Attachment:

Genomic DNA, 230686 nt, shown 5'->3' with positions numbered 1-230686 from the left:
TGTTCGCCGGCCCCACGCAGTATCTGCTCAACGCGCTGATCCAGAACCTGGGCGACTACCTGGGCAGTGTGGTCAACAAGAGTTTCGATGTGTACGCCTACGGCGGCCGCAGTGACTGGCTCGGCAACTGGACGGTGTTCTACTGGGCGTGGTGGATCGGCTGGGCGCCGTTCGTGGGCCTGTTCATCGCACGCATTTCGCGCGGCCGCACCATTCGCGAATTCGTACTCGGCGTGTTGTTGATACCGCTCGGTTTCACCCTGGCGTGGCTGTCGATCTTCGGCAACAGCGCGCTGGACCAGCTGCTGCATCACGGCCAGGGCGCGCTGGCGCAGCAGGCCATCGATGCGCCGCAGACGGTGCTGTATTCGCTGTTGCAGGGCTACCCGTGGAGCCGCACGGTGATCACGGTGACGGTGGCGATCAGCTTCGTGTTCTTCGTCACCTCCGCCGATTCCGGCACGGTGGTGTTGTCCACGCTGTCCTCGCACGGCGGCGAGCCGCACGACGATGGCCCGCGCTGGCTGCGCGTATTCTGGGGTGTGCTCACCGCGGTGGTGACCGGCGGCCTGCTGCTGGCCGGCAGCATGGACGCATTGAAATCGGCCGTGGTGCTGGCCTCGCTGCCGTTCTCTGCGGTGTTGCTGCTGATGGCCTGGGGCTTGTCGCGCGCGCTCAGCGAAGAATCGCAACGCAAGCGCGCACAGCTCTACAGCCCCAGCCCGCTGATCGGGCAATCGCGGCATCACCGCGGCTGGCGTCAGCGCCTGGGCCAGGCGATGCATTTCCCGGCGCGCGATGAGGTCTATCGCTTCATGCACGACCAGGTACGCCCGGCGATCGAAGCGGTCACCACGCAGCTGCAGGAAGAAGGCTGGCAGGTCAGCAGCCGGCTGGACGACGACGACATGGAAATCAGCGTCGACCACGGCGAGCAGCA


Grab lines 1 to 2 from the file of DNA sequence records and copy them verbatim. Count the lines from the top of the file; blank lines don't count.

Genomic DNA, 230686 nt, shown 5'->3' with positions numbered 1-230686 from the left:
TGTTCGCCGGCCCCACGCAGTATCTGCTCAACGCGCTGATCCAGAACCTGGGCGACTACCTGGGCAGTGTGGTCAACAAGAGTTTCGATGTGTACGCCTACGGCGGCCGCAGTGACTGGCTCGGCAACTGGACGGTGTTCTACTGGGCGTGGTGGATCGGCTGGGCGCCGTTCGTGGGCCTGTTCATCGCACGCATTTCGCGCGGCCGCACCATTCGCGAATTCGTACTCGGCGTGTTGTTGATACCGCTCGGTTTCACCCTGGCGTGGCTGTCGATCTTCGGCAACAGCGCGCTGGACCAGCTGCTGCATCACGGCCAGGGCGCGCTGGCGCAGCAGGCCATCGATGCGCCGCAGACGGTGCTGTATTCGCTGTTGCAGGGCTACCCGTGGAGCCGCACGGTGATCACGGTGACGGTGGCGATCAGCTTCGTGTTCTTCGTCACCTCCGCCGATTCCGGCACGGTGGTGTTGTCCACGCTGTCCTCGCACGGCGGCGAGCCGCACGACGATGGCCCGCGCTGGCTGCGCGTATTCTGGGGTGTGCTCACCGCGGTGGTGACCGGCGGCCTGCTGCTGGCCGGCAGCATGGACGCATTGAAATCGGCCGTGGTGCTGGCCTCGCTGCCGTTCTCTGCGGTGTTGCTGCTGATGGCCTGGGGCTTGTCGCGCGCGCTCAGCGAAGAATCGCAACGCAAGCGCGCACAGCTCTACAGCCCCAGCCCGCTGATCGGGCAATCGCGGCATCACCGCGGCTGGCGTCAGCGCCTGGGCCAGGCGATGCATTTCCCGGCGCGCGATGAGGTCTATCGCTTCATGCACGACCAGGTACGCCCGGCGATCGAAGCGGTCACCACGCAGCTGCAGGAAGAAGGCTGGCAGGTCAGCAGCCGGCTGGACGACGACGACATGGAAATCAGCGTCGACCACGGCGAGCAGCA